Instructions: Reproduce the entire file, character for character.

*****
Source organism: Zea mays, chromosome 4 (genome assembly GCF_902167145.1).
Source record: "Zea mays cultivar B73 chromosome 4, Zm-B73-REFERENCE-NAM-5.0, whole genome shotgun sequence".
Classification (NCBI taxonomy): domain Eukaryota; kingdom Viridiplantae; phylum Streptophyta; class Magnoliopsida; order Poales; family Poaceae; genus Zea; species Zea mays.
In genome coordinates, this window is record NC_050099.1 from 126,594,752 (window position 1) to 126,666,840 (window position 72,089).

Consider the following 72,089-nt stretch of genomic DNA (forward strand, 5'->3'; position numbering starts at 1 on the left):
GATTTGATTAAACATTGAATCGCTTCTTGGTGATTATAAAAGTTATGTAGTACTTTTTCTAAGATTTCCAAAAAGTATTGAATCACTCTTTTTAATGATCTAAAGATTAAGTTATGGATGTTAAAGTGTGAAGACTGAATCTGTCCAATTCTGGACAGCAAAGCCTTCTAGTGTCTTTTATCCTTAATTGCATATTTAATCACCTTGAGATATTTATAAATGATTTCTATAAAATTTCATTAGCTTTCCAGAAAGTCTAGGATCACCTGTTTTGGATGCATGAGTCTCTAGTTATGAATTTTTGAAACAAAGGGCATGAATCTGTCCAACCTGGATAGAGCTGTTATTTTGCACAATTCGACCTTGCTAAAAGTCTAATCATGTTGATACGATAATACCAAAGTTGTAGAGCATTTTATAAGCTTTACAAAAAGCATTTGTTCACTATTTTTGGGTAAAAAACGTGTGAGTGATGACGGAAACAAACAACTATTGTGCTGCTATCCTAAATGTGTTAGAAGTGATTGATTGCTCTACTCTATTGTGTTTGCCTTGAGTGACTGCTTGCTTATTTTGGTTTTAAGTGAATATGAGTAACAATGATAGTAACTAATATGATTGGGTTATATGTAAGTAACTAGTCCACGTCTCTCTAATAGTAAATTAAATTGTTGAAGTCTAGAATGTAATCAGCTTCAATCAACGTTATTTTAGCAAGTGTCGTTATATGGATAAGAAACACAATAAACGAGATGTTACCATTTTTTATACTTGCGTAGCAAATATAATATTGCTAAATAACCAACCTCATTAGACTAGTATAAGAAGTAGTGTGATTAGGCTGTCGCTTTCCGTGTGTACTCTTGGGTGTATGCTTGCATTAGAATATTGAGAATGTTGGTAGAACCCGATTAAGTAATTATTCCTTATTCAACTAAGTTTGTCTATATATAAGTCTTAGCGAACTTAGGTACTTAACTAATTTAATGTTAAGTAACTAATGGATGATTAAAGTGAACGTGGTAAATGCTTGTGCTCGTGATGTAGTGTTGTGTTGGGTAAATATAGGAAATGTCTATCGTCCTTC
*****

Source organism: Zea mays, chromosome 4 (genome assembly GCF_902167145.1).
Source record: "Zea mays cultivar B73 chromosome 4, Zm-B73-REFERENCE-NAM-5.0, whole genome shotgun sequence".
Classification (NCBI taxonomy): domain Eukaryota; kingdom Viridiplantae; phylum Streptophyta; class Magnoliopsida; order Poales; family Poaceae; genus Zea; species Zea mays.
In genome coordinates, this window is record NC_050099.1 from 126,594,752 (window position 1) to 126,666,840 (window position 72,089).

Consider the following 72,089-nt stretch of genomic DNA (forward strand, 5'->3'; position numbering starts at 1 on the left):
GATTTGATTAAACATTGAATCGCTTCTTGGTGATTATAAAAGTTATGTAGTACTTTTTCTAAGATTTCCAAAAAGTATTGAATCACTCTTTTTAATGATCTAAAGATTAAGTTATGGATGTTAAAGTGTGAAGACTGAATCTGTCCAATTCTGGACAGCAAAGCCTTCTAGTGTCTTTTATCCTTAATTGCATATTTAATCACCTTGAGATATTTATAAATGATTTCTATAAAATTTCATTAGCTTTCCAGAAAGTCTAGGATCACCTGTTTTGGATGCATGAGTCTCTAGTTATGAATTTTTGAAACAAAGGGCATGAATCTGTCCAACCTGGATAGAGCTGTTATTTTGCACAATTCGACCTTGCTAAAAGTCTAATCATGTTGATACGATAATACCAAAGTTGTAGAGCATTTTATAAGCTTTACAAAAAGCATTTGTTCACTATTTTTGGGTAAAAAACGTGTGAGTGATGACGGAAACAAACAACTATTGTGCTGCTATCCTAAATGTGTTAGAAGTGATTGATTGCTCTACTCTATTGTGTTTGCCTTGAGTGACTGCTTGCTTATTTTGGTTTTAAGTGAATATGAGTAACAATGATAGTAACTAATATGATTGGGTTATATGTAAGTAACTAGTCCACGTCTCTCTAATAGTAAATTAAATTGTTGAAGTCTAGAATGTAATCAGCTTCAATCAACGTTATTTTAGCAAGTGTCGTTATATGGATAAGAAACACAATAAACGAGATGTTACCATTTTTTATACTTGCGTAGCAAATATAATATTGCTAAATAACCAACCTCATTAGACTAGTATAAGAAGTAGTGTGATTAGGCTGTCGCTTTCCGTGTGTACTCTTGGGTGTATGCTTGCATTAGAATATTGAGAATGTTGGTAGAACCCGATTAAGTAATTATTCCTTATTCAACTAAGTTTGTCTATATATAAGTCTTAGCGAACTTAGGTACTTAACTAATTTAATGTTAAGTAACTAATGGATGATTAAAGTGAACGTGGTAAATGCTTGTGCTCGTGATGTAGTGTTGTGTTGGGTAAATATAGGAAATGTCTATCGTCCTTC